PBS NewsHour, April 8, 2014
‘To Kill a Sparrow’ shows Afghanistan’s double standard on adultery
To keep the brother from getting into trouble, Soheila’s father promised her to the older man to marry
By Larisa Epatko
A young Afghan woman named Soheila ran away with a man after her father forced her to marry a 70-year-old. She and her lover were caught after three years and both were jailed for adultery.
Soheila tells her story in the documentary “To Kill a Sparrow,” produced by the Center for Investigative Reporting. The PBS NewsHour will air an excerpt on Friday.
While covering women’s issues in Afghanistan, freelance Iranian photojournalist Zohreh Soleimani visited women in prison and safe houses who faced abuse by their fathers or husbands for resisting arranged marriages. There behind bars, she encountered Soheila taking care of her toddler son.
Unlike some of the other women, Soheila was willing to go in front of a camera and describe her ordeal. “I think she’s a very brave woman and she was the one who could talk and tell her story, but many others that I’ve met in the same situation, basically they didn’t do any crime according to the constitutional law of Afghanistan,” Soleimani told Kelly Chen, news engagement specialist for CIR.
Soheila, with her child, is imprisoned in Afghanistan. (Photo from the documentary “To Kill a Sparrow”)
“They want to live as any human being. They want to live with the partner that they want to, not the one that fathers force them to be with because of a piece of land, or money or because of exchange in the family.”
Soheila’s brother had “stolen” the much younger wife of the 70-year-old man. To keep the brother from getting into trouble, Soheila’s father promised her to the older man to marry. “Soheila was exchanged for her brother’s crime,” said Soleimani.
Like many women, when Soheila is eventually released from prison, her problems will not end. The women will continue to be dependent on sometimes hostile male relatives. “In Afghanistan as a woman, you can’t really live alone. There is no way to see that an Afghan woman can live on her own without family or without a main member of the family. That’s why the future for these women is really unclear,” said Soleimani. “Most of them, they have to go back to their family, or otherwise many of them will be killed or they end up in a shelter forever.”
In August 2009, the Afghan government for the first time passed a law criminalizing practices such as handing over a woman to settle a dispute. In all, the Elimination of Violence Against Women outlawed 22 such practices, including child marriage, forced marriage and rape. It also defined punishments for the perpetrators.
But a report issued by the United Nations in December showed implementation of the EVAW law has been slow four years later. Although Afghan authorities registered more cases of violence against women (an increase of 28 percent from the previous year), the use of the EVAW law itself for indictments had increased by only 2 percent in 2013.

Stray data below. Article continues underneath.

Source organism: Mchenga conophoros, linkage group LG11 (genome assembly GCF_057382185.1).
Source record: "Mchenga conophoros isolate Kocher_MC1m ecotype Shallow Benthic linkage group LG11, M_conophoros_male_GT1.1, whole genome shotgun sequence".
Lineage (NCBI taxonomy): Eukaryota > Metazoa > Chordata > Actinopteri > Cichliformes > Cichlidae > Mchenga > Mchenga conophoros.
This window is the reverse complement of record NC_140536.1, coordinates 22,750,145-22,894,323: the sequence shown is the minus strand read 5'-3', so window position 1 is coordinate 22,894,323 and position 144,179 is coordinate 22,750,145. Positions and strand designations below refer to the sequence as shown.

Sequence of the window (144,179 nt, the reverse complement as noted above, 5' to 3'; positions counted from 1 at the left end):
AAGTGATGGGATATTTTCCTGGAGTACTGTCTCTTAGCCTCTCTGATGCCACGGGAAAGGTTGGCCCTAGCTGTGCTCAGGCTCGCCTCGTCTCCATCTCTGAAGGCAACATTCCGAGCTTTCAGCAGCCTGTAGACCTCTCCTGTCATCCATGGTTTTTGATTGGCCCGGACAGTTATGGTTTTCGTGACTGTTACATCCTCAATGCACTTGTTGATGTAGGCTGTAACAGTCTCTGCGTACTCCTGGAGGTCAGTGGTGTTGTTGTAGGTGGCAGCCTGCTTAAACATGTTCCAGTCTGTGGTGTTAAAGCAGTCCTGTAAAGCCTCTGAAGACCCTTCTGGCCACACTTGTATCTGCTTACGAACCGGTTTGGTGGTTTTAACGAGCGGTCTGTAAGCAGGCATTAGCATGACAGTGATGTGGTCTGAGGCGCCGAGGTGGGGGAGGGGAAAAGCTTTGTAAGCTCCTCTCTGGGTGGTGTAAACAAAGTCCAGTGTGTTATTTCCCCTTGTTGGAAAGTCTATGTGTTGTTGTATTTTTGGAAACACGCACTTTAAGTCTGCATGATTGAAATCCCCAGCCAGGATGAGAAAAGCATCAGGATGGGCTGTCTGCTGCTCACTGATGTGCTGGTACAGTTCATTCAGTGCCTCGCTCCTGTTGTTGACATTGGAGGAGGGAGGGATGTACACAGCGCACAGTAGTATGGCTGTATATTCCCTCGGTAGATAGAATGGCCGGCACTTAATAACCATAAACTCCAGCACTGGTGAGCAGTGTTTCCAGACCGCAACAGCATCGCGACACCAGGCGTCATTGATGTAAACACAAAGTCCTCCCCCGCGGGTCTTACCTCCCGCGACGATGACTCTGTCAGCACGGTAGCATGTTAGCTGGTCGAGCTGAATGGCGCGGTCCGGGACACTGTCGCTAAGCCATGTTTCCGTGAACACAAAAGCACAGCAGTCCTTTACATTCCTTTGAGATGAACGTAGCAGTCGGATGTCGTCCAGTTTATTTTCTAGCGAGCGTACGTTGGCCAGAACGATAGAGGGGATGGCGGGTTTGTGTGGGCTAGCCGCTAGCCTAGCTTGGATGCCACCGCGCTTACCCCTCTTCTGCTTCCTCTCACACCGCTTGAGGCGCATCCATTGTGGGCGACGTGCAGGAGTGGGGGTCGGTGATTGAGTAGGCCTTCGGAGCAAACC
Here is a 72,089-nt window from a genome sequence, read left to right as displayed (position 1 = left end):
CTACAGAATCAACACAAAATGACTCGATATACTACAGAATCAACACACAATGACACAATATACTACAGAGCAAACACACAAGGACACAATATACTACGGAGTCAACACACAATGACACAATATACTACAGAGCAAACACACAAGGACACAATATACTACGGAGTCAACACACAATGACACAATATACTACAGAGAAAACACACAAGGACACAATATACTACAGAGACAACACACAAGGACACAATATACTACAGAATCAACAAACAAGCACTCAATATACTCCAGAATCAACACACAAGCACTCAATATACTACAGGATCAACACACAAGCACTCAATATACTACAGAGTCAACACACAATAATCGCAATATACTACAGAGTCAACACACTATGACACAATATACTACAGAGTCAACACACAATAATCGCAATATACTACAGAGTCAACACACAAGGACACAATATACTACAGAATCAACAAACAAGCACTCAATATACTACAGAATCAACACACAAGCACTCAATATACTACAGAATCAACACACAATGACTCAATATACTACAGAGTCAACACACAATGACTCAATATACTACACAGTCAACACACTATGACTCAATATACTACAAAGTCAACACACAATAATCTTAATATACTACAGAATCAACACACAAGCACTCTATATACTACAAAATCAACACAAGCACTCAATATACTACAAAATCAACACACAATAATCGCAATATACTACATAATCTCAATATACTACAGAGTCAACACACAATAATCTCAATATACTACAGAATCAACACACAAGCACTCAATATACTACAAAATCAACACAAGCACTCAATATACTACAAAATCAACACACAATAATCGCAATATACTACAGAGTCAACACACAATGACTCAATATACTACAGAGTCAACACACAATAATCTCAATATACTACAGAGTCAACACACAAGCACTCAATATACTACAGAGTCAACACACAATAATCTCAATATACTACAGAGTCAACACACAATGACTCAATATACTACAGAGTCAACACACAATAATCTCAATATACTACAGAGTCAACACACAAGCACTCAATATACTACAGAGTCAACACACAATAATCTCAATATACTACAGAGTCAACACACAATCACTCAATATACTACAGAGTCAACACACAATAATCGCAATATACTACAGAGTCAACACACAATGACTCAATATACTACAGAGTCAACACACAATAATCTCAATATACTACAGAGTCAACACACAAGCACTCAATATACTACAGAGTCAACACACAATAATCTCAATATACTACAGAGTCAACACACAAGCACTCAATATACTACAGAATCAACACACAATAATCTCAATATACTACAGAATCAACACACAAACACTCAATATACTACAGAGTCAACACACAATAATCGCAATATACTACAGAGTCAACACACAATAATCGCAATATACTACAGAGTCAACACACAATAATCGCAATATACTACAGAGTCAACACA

Instead, police and prosecutors tend to use mediation to settle the alleged cases of violence, and therefore the perpetrators don’t get the full punishment under the EVAW law.
“It’s an uphill battle in so many ways for women in Afghanistan,” said Patricia Gossman, a senior researcher on Afghanistan at Human Rights Watch. “In general, few cases of crimes are prosecuted in Afghanistan, and women are always getting the least sort of support in the law in Afghanistan.”
The Afghan government also recently has tried to restrict the law. Parliament proposed prohibiting relatives from testifying against defendants, which critics said would make it difficult to prosecute domestic abuse of women, since it usually happens within the home in sight of other family members. At first, President Hamid Karzai supported the measure but later backed down under international pressure. Groups such as Gossman’s are watching to see what the Parliament will do next.
Gossman said human rights organizations are concerned there will be even more attempts to roll back the advancements made since 2001 after U.S. and NATO troops leave at the end of this year and fewer eyes are on the country. “That’s all the more reason the international community needs to continue to be engaged so that women are not abandoned and those gains are not completely eroded.”
Sen. Jeanne Shaheen, D-N.H., is one of the lawmakers looking into possibly granting Afghan women asylum in the United States in domestic abuse cases. “It seems to me this issue of violence against women is something we ought to revisit,” she said in an interview with CIR. You can watch part of the interview below:
“When half of a country’s population is not allowed full equality, then what’s their future going to be? It’s going to be half as promising as it could be if everyone enjoys the same rights and opportunities,” said Shaheen.
But filmmaker Soleimani says laws and their improved implementation can only do so much. “The problem in Afghanistan is not the system — it’s the tradition. I think it’s because tradition is still more strong than laws, and also because of the Taliban and extremists,” who still reign supreme in rural areas.
Originally published on Apr. 4, 2014
Characters Count: 6123